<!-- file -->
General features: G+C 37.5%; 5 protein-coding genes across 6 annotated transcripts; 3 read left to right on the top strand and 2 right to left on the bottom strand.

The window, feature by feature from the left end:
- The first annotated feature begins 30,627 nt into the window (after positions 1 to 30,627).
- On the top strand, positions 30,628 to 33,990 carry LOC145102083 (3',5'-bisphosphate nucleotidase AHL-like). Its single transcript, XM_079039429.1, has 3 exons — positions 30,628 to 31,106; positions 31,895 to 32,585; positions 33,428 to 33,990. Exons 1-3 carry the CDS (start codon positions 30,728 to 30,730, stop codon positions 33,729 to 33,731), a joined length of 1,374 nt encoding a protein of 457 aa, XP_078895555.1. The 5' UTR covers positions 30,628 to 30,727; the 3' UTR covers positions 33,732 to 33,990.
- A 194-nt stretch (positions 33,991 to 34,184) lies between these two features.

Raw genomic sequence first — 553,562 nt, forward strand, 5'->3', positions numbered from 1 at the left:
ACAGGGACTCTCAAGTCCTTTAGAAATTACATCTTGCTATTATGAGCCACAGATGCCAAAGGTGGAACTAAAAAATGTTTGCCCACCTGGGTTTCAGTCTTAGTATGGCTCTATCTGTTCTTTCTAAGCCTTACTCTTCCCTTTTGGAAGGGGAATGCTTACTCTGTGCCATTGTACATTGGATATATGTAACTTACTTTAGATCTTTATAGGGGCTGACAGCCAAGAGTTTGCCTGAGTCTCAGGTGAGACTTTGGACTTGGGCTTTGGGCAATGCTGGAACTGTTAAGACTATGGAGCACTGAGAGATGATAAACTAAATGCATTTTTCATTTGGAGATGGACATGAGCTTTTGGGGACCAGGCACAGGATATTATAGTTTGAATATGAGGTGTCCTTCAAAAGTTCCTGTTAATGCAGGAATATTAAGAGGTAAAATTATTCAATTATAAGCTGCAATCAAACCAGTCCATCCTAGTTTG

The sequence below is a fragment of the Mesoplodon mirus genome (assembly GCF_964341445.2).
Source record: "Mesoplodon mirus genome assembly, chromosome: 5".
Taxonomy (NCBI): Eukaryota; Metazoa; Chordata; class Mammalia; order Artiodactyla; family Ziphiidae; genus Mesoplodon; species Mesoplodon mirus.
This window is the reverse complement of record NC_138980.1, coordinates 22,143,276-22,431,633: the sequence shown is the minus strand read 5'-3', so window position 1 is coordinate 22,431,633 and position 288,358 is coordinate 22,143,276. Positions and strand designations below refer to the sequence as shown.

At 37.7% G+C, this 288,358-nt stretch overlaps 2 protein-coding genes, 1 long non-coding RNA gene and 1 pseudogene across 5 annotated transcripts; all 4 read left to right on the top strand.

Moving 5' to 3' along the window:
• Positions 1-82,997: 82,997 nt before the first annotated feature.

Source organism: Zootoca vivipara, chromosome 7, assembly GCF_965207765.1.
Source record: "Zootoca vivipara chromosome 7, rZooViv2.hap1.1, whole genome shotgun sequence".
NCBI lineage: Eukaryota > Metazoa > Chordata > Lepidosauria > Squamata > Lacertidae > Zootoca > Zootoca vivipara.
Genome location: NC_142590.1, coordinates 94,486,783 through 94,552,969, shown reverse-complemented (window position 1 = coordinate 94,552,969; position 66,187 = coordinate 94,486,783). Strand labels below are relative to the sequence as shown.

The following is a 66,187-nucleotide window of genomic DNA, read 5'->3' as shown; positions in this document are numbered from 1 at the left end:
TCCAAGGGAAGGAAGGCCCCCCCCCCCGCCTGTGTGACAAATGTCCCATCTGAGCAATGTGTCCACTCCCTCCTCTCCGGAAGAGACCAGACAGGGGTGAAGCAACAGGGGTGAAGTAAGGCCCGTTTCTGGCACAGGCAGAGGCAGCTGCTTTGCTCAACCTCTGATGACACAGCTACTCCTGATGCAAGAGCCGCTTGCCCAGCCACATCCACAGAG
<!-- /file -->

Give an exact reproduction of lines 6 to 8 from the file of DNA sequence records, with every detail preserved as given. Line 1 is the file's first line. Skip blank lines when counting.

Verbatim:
Raw genomic sequence first — 553,562 nt, forward strand, 5'->3', positions numbered from 1 at the left:
ACAGGGACTCTCAAGTCCTTTAGAAATTACATCTTGCTATTATGAGCCACAGATGCCAAAGGTGGAACTAAAAAATGTTTGCCCACCTGGGTTTCAGTCTTAGTATGGCTCTATCTGTTCTTTCTAAGCCTTACTCTTCCCTTTTGGAAGGGGAATGCTTACTCTGTGCCATTGTACATTGGATATATGTAACTTACTTTAGATCTTTATAGGGGCTGACAGCCAAGAGTTTGCCTGAGTCTCAGGTGAGACTTTGGACTTGGGCTTTGGGCAATGCTGGAACTGTTAAGACTATGGAGCACTGAGAGATGATAAACTAAATGCATTTTTCATTTGGAGATGGACATGAGCTTTTGGGGACCAGGCACAGGATATTATAGTTTGAATATGAGGTGTCCTTCAAAAGTTCCTGTTAATGCAGGAATATTAAGAGGTAAAATTATTCAATTATAAGCTGCAATCAAACCAGTCCATCCTAGTTTG

The sequence below is a fragment of the Mesoplodon mirus genome (assembly GCF_964341445.2).